The Aichi Navy Type 2 Single-seat Reconnaissance Seaplane (HD-26) was a Heinkel design imported into Japan by Aichi for use as a ship-borne reconnaissance aircraft, but that didn’t enter service.
In the mid-1920s Aichi established a strong bond with Heinkel, importing an number of their aircraft. In 1926 they imported examples of the HD-25 (which entered limited service as the Navy Type 2 Two-seat Reconnaissance Seaplane) and the smaller HD-26. The two designs were very similar, with a wooden structure, ply covering on the fuselage and thick semi-cantilever wings. The HD-26 was a scaled down version of the HD-25, designed to be launched from ramps mounted on gun turrets. Aichi also imported the HD-28, which was a three-seat reconnaissance aircraft.
A single HD-26 was built in Germany and imported into Japan during 1926. This aircraft was used for tests from a ramp on the battleship Nagato. This was followed by a single Type 2 Single-seat Reconnaissance Seaplane built in Japanese by Aichi. This aircraft was used for tests from the Nagato and the cruiser Furutaka, but the Japanese navy then decided to install catapults on their ships, making the ramp-launched HD-26 obsolete. The Heinkel aircraft used a 300hp Hispano-Suiza engine, while the Aichi-built one used a 420 Bristol Jupiter engine which improved its top speed and greatly improved its climb rate.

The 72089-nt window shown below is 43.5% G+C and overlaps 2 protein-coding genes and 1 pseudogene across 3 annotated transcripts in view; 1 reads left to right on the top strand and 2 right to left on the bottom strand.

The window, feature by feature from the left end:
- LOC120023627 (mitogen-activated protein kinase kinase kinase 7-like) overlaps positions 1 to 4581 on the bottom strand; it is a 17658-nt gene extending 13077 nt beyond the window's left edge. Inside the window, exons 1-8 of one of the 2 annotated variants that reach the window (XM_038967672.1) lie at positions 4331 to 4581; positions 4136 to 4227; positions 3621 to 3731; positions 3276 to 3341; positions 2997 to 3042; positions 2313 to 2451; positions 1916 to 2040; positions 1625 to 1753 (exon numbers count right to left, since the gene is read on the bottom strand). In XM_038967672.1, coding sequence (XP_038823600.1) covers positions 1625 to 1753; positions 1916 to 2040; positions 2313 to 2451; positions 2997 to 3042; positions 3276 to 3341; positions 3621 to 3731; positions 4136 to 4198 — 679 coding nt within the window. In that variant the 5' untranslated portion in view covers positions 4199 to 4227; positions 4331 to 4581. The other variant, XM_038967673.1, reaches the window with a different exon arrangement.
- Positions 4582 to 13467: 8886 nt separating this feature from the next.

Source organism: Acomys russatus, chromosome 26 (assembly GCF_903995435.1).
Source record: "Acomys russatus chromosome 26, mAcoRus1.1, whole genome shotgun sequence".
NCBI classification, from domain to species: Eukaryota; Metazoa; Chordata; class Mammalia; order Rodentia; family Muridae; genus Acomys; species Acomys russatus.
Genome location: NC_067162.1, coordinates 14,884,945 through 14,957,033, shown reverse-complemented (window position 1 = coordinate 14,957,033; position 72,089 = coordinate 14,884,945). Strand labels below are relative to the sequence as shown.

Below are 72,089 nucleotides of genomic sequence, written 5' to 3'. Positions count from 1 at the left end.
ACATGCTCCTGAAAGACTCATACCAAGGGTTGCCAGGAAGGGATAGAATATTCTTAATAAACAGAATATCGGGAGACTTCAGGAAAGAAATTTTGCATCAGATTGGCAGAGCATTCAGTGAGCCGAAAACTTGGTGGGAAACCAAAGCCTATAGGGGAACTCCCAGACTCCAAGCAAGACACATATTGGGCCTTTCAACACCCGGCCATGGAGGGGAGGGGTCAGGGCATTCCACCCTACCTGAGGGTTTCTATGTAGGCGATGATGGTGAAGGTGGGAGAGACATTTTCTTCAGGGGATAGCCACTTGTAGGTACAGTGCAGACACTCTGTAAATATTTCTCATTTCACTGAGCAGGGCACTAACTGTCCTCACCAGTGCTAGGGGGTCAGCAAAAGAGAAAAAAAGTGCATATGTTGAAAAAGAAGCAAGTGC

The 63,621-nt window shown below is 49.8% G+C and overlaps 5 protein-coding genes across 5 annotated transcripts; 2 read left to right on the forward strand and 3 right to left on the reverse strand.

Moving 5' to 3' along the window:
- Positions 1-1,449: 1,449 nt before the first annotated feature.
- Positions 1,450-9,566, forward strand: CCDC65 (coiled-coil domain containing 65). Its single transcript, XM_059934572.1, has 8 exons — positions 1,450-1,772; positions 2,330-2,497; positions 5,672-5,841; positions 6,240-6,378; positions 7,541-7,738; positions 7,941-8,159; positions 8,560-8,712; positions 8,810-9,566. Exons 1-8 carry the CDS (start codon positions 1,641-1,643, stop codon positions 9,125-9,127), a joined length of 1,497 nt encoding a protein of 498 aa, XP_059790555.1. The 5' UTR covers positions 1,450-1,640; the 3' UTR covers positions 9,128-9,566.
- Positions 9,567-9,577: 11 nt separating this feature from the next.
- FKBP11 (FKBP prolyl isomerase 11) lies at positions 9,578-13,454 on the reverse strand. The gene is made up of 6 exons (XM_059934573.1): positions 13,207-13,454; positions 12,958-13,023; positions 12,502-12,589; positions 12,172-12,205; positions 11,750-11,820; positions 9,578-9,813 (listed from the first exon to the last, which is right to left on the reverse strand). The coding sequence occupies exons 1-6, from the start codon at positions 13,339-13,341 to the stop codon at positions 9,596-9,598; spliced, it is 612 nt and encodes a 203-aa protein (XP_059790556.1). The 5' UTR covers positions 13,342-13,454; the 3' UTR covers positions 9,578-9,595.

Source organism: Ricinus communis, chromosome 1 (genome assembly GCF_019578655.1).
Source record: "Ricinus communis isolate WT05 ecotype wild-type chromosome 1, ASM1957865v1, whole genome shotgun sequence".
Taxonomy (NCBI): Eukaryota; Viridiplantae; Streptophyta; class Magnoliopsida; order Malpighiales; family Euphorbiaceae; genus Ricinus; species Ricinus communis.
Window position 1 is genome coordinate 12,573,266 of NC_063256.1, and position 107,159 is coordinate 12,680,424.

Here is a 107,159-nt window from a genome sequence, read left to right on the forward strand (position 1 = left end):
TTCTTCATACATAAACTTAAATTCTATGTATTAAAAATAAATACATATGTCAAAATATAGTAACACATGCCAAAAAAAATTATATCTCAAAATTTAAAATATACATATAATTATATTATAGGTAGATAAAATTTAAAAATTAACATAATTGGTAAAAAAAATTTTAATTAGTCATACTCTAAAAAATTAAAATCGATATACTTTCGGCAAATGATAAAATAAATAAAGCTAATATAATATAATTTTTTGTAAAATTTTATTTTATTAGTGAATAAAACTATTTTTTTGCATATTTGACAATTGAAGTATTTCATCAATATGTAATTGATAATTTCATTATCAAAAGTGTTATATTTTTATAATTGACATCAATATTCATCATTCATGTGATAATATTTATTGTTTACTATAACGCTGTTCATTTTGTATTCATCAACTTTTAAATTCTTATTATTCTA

Stats (Aichi aircraft)
Engine: Bristol Jupiter VI nine-cylinder air-cooled radial engine
Span: 38ft 8.5in
Length: 27ft 8.25in
Height: 11ft 9.5in
Empty weight: 2,535lb
Loaded weight: 3,306.9lb
Max speed: 132mph
Climb Rate: 7min 30sec to 9,843ft
Armament: One fixed forward firing 7.7mm machine gun